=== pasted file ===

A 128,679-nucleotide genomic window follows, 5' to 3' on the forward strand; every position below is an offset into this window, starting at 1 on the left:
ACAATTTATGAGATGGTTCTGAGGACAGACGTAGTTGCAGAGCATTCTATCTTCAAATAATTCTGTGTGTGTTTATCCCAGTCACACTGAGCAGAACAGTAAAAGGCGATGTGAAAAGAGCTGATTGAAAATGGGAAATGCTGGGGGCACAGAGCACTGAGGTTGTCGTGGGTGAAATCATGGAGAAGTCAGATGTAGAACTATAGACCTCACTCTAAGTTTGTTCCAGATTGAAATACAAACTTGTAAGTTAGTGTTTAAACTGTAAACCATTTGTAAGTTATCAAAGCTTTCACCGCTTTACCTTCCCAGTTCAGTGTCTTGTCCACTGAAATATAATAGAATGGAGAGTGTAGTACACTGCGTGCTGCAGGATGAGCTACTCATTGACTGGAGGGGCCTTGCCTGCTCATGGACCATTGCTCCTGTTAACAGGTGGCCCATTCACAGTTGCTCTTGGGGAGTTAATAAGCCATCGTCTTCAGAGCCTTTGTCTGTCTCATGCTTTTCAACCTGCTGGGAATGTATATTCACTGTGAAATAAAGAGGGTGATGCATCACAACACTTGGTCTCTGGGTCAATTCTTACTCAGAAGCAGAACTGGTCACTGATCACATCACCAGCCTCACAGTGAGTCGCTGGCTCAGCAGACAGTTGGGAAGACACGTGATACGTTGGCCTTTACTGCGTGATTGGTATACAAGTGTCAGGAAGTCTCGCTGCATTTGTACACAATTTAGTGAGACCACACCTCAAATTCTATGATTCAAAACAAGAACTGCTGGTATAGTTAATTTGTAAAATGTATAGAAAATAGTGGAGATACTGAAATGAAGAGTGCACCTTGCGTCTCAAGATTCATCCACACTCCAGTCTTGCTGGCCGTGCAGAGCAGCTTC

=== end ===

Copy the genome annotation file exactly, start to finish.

A 128,679-nucleotide genomic window follows, 5' to 3' on the forward strand; every position below is an offset into this window, starting at 1 on the left:
ACAATTTATGAGATGGTTCTGAGGACAGACGTAGTTGCAGAGCATTCTATCTTCAAATAATTCTGTGTGTGTTTATCCCAGTCACACTGAGCAGAACAGTAAAAGGCGATGTGAAAAGAGCTGATTGAAAATGGGAAATGCTGGGGGCACAGAGCACTGAGGTTGTCGTGGGTGAAATCATGGAGAAGTCAGATGTAGAACTATAGACCTCACTCTAAGTTTGTTCCAGATTGAAATACAAACTTGTAAGTTAGTGTTTAAACTGTAAACCATTTGTAAGTTATCAAAGCTTTCACCGCTTTACCTTCCCAGTTCAGTGTCTTGTCCACTGAAATATAATAGAATGGAGAGTGTAGTACACTGCGTGCTGCAGGATGAGCTACTCATTGACTGGAGGGGCCTTGCCTGCTCATGGACCATTGCTCCTGTTAACAGGTGGCCCATTCACAGTTGCTCTTGGGGAGTTAATAAGCCATCGTCTTCAGAGCCTTTGTCTGTCTCATGCTTTTCAACCTGCTGGGAATGTATATTCACTGTGAAATAAAGAGGGTGATGCATCACAACACTTGGTCTCTGGGTCAATTCTTACTCAGAAGCAGAACTGGTCACTGATCACATCACCAGCCTCACAGTGAGTCGCTGGCTCAGCAGACAGTTGGGAAGACACGTGATACGTTGGCCTTTACTGCGTGATTGGTATACAAGTGTCAGGAAGTCTCGCTGCATTTGTACACAATTTAGTGAGACCACACCTCAAATTCTATGATTCAAAACAAGAACTGCTGGTATAGTTAATTTGTAAAATGTATAGAAAATAGTGGAGATACTGAAATGAAGAGTGCACCTTGCGTCTCAAGATTCATCCACACTCCAGTCTTGCTGGCCGTGCAGAGCAGCTTC